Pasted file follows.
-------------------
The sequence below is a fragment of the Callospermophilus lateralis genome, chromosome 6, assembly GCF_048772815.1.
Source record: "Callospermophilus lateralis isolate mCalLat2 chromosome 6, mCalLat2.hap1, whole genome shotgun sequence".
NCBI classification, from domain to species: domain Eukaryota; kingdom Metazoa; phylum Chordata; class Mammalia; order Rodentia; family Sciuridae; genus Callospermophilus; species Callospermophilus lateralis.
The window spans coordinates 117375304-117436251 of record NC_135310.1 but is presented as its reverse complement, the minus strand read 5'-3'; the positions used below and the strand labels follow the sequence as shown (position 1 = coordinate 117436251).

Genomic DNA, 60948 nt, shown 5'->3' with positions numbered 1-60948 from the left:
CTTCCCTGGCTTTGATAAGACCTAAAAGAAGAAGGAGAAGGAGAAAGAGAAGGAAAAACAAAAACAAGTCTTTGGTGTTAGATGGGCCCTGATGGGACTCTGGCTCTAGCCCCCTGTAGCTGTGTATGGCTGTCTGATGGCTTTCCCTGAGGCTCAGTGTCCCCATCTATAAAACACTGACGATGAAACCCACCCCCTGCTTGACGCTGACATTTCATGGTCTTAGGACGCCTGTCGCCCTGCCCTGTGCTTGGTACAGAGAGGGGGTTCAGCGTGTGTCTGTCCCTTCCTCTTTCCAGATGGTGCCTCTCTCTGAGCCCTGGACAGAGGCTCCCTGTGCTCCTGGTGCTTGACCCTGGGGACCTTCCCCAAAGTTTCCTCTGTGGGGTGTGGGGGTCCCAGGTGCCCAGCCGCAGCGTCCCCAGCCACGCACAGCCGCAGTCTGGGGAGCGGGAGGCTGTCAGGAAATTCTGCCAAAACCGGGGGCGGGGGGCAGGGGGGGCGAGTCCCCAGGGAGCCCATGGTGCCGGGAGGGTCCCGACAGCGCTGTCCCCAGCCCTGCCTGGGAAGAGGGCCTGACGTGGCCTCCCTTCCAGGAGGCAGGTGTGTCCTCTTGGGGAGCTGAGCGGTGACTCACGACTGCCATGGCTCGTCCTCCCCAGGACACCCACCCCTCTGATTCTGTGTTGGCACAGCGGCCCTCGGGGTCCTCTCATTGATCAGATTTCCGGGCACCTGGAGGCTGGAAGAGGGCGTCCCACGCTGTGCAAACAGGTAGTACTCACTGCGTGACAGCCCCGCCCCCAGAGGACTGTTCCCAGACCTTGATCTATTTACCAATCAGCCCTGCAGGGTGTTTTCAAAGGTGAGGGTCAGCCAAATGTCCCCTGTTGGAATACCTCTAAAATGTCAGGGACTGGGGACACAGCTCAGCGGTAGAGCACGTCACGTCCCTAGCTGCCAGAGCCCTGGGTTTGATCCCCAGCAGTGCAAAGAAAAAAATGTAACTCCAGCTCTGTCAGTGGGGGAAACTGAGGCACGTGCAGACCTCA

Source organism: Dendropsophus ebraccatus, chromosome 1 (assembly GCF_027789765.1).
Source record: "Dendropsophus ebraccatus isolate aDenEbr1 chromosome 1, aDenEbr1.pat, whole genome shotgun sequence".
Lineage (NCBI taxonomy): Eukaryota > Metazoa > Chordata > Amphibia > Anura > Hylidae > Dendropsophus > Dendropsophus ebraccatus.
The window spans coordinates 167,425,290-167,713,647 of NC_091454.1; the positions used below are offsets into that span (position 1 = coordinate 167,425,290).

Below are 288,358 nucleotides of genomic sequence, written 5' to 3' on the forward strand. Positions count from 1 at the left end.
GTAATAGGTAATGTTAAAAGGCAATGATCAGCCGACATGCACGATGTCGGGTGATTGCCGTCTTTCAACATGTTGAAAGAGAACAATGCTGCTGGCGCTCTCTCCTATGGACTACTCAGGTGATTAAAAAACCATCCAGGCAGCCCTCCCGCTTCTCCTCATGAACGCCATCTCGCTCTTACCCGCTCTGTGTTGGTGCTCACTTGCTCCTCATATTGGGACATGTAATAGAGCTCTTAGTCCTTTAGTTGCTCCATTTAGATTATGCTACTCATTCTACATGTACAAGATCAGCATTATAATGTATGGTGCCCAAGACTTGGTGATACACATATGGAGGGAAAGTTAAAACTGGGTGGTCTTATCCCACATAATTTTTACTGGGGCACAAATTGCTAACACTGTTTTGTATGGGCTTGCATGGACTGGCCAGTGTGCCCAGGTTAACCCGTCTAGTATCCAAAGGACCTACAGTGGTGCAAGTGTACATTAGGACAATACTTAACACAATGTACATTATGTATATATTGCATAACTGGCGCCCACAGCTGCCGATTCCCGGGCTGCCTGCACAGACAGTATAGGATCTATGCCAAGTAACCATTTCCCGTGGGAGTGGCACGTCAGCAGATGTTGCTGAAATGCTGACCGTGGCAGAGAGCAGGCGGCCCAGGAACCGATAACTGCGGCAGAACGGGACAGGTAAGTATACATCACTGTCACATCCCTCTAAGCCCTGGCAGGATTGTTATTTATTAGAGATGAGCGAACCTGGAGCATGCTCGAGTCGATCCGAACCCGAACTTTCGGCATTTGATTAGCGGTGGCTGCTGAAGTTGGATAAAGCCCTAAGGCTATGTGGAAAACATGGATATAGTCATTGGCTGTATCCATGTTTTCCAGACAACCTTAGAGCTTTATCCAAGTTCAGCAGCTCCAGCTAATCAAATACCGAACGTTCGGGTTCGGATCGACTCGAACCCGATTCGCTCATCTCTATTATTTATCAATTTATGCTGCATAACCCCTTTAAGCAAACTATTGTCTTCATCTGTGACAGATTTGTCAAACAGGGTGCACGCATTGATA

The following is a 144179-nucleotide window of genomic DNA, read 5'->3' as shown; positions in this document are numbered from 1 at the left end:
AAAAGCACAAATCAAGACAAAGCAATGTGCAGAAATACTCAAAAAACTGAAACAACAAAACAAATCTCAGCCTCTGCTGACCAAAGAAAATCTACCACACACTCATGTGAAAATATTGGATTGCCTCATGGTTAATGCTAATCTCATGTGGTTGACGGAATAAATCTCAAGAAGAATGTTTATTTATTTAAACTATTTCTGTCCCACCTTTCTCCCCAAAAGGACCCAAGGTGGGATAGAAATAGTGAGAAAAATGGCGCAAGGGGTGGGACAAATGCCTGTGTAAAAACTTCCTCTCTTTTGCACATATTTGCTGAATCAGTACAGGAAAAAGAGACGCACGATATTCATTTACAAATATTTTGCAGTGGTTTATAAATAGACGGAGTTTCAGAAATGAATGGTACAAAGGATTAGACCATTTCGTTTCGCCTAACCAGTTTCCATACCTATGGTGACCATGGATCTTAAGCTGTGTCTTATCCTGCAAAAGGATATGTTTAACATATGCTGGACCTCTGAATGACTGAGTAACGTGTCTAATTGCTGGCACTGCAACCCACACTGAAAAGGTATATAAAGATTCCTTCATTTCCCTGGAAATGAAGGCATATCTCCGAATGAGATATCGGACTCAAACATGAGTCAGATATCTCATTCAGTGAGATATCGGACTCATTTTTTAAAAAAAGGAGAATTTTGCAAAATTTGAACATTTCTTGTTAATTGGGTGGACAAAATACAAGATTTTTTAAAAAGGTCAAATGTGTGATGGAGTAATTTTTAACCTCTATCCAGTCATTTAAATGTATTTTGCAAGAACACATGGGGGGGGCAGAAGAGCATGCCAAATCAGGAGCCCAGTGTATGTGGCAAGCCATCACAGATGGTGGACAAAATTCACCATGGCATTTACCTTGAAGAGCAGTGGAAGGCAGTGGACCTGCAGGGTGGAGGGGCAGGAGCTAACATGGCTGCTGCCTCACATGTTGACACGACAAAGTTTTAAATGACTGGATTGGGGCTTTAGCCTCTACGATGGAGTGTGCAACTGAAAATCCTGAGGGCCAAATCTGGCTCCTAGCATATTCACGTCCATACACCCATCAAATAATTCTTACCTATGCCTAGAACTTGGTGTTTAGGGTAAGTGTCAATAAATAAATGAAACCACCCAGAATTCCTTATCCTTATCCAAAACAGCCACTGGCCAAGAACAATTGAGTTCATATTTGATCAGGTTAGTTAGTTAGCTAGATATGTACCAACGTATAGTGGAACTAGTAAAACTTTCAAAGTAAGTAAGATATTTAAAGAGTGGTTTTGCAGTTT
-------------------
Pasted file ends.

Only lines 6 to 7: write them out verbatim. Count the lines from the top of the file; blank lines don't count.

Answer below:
CTTCCCTGGCTTTGATAAGACCTAAAAGAAGAAGGAGAAGGAGAAAGAGAAGGAAAAACAAAAACAAGTCTTTGGTGTTAGATGGGCCCTGATGGGACTCTGGCTCTAGCCCCCTGTAGCTGTGTATGGCTGTCTGATGGCTTTCCCTGAGGCTCAGTGTCCCCATCTATAAAACACTGACGATGAAACCCACCCCCTGCTTGACGCTGACATTTCATGGTCTTAGGACGCCTGTCGCCCTGCCCTGTGCTTGGTACAGAGAGGGGGTTCAGCGTGTGTCTGTCCCTTCCTCTTTCCAGATGGTGCCTCTCTCTGAGCCCTGGACAGAGGCTCCCTGTGCTCCTGGTGCTTGACCCTGGGGACCTTCCCCAAAGTTTCCTCTGTGGGGTGTGGGGGTCCCAGGTGCCCAGCCGCAGCGTCCCCAGCCACGCACAGCCGCAGTCTGGGGAGCGGGAGGCTGTCAGGAAATTCTGCCAAAACCGGGGGCGGGGGGCAGGGGGGGCGAGTCCCCAGGGAGCCCATGGTGCCGGGAGGGTCCCGACAGCGCTGTCCCCAGCCCTGCCTGGGAAGAGGGCCTGACGTGGCCTCCCTTCCAGGAGGCAGGTGTGTCCTCTTGGGGAGCTGAGCGGTGACTCACGACTGCCATGGCTCGTCCTCCCCAGGACACCCACCCCTCTGATTCTGTGTTGGCACAGCGGCCCTCGGGGTCCTCTCATTGATCAGATTTCCGGGCACCTGGAGGCTGGAAGAGGGCGTCCCACGCTGTGCAAACAGGTAGTACTCACTGCGTGACAGCCCCGCCCCCAGAGGACTGTTCCCAGACCTTGATCTATTTACCAATCAGCCCTGCAGGGTGTTTTCAAAGGTGAGGGTCAGCCAAATGTCCCCTGTTGGAATACCTCTAAAATGTCAGGGACTGGGGACACAGCTCAGCGGTAGAGCACGTCACGTCCCTAGCTGCCAGAGCCCTGGGTTTGATCCCCAGCAGTGCAAAGAAAAAAATGTAACTCCAGCTCTGTCAGTGGGGGAAACTGAGGCACGTGCAGACCTCA

Source organism: Dendropsophus ebraccatus, chromosome 1 (assembly GCF_027789765.1).